I saw this in action recently as I watched an attempt to ‘go back’ to a place now long gone, by someone too afraid to move forward. I watched in sadness, knowing that the place that existed in memory was not the reality of that past, but an attempted escape from the present and the fears of an unknown future.

I recall a conversation with my boss very many years ago, when I was about to leave the security of her home and a decent salary for an itinerant musician. We sat in the garden just outside Paris, under the stars, talking for a long, long time over a bottle of Burgundy.  It was a fabulous position with wonderful people, and in a place I loved. Possibly the first time in my adult life that I had been genuinely and consciously happy. Everything I could have wished for … and I was on the verge of giving it up and jumping into unknown territory.

There was no home to go to, and no real prospect of one at that time. Just a hotel room.  He owned nothing but a guitar and a suitcase… I just had the suitcase, nothing more. There was no regular income, only the uncertain rewards of the music. There was, in fact, neither security nor stability in any material sense. Yet my boss put into words something I suppose I had always known but never understood. Material security didn’t matter much to me… emotional security did.

She was right, though I had never seen it that way. I have thought about that a lot over the years.

I had been raised in a family where there was always ‘enough’, though there was seldom more. There had been periods in my teens of truly abject poverty and near starvation, even in this civilised society… but they had been survived and had become just part of the journey. I knew from that experience how little one truly needs. Most of what we count as necessity is, in fact, luxury.

I had been a child then, secure in my mother’s love, and with that security could survive anything.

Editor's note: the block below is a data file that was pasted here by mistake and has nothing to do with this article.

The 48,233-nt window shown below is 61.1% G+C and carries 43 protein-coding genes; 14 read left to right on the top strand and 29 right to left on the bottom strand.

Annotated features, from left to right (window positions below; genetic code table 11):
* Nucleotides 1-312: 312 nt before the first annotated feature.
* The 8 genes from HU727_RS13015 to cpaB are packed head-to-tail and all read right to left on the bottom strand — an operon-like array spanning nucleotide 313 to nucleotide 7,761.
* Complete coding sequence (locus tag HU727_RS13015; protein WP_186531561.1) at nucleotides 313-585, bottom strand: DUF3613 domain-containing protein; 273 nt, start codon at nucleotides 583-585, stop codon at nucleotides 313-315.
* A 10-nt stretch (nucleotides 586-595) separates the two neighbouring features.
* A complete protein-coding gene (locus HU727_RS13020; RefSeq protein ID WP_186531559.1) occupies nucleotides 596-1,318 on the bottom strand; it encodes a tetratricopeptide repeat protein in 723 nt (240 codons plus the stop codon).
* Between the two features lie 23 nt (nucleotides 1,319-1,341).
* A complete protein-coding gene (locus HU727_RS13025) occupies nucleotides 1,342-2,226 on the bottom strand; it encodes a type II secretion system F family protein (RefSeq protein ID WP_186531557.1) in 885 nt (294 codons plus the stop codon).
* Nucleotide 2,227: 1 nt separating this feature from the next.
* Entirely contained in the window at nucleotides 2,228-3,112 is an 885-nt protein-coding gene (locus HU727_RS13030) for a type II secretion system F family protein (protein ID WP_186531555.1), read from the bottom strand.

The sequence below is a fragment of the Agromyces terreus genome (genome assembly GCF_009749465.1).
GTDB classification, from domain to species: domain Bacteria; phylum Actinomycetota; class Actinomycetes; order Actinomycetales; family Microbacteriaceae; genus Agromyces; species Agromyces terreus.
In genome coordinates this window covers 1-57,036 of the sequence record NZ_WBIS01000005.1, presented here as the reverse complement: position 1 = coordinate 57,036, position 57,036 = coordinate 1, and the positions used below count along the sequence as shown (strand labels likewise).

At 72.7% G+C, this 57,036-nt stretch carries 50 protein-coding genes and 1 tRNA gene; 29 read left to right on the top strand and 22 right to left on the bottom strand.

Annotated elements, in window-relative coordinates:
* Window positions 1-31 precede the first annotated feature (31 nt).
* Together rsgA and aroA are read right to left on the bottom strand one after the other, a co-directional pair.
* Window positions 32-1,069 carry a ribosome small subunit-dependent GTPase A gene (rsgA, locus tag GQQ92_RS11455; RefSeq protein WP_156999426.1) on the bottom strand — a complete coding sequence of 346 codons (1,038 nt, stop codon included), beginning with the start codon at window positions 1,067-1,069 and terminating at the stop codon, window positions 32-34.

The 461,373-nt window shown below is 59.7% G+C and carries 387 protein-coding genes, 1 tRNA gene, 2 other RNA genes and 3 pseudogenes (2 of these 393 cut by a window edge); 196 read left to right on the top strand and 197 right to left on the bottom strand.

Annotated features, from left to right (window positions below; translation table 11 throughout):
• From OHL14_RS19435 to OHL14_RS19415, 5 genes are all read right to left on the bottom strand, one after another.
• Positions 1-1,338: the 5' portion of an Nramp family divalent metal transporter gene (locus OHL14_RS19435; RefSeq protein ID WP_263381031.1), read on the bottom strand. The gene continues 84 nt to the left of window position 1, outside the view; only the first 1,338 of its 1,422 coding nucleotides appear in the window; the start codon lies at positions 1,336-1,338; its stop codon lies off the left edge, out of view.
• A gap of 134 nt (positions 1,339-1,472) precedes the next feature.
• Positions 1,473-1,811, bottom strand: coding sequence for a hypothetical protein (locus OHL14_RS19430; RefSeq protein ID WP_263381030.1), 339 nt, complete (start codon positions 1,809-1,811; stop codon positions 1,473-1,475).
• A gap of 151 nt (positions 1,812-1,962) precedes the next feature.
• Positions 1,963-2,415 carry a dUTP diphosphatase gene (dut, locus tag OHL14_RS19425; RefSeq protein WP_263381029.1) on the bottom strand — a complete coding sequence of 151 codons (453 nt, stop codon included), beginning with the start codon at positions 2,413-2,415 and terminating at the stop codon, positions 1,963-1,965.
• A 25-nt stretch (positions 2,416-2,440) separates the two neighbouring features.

Years move on, perceptions change and so do we, learning from the experiences life offers, or clinging to them and stagnating. There is always that choice. I clung to emotional security for years, living in a fog of nebulous hope, even when I knew it was an illusion. Looking back at the blindness I suppose I was still seeking that security of the child who knows itself loved. In pursuit of that I forgot who I was and moulded myself to the desires of others. It is a sad way to be.

When you think about it, as I did, this squeezing of oneself into expected moulds, regardless of the fit, reflects only insecurity and a lack of value of self. I had myself convinced that I had to be someone else in order to feel of value, to feel worthy of being loved. It took a long time before I understood that.

We are all worthy of love, every single one of us. But we have to be able to accept that in ourselves. To see ourselves for who we are, the fragility and flaws, the rough edges of a work in progress that yet holds the perfection of the master craftsman, waiting to be realised. We are each our own Pygmalion and Galatea at the same time.

Do you know that story? Pygmalion, a sculptor, carved a perfect woman and fell in love with her. Yet she was made of ivory, cold and lifeless. It was only when Love intervened that she was awakened with a kiss and the two united.

So it is with ourselves, the outer self that moves in the world, seeking, perhaps, for something deeper, and the inner self, waiting simply for us to remember its presence and embrace it before it can waken to Life.

There is a lot of spiritual and self-help stuff out there at present telling us we have to love ourselves. It doesn’t feel that simple when we have a lifetime of layers built around us, so deep, sometimes, that we forget who we are. But there is truth in it.

We are each of us responsible for the surface we present to the world. Just as we are responsible for the reflection we see in the mirror of our own heart. Next time you look at that reflection, look beyond the flaws that catch your attention to the innermost core, that child of the universe, and be secure in the knowledge that this inner child is beautiful and worthy of Love. And with Love, comes awakening.

May 2013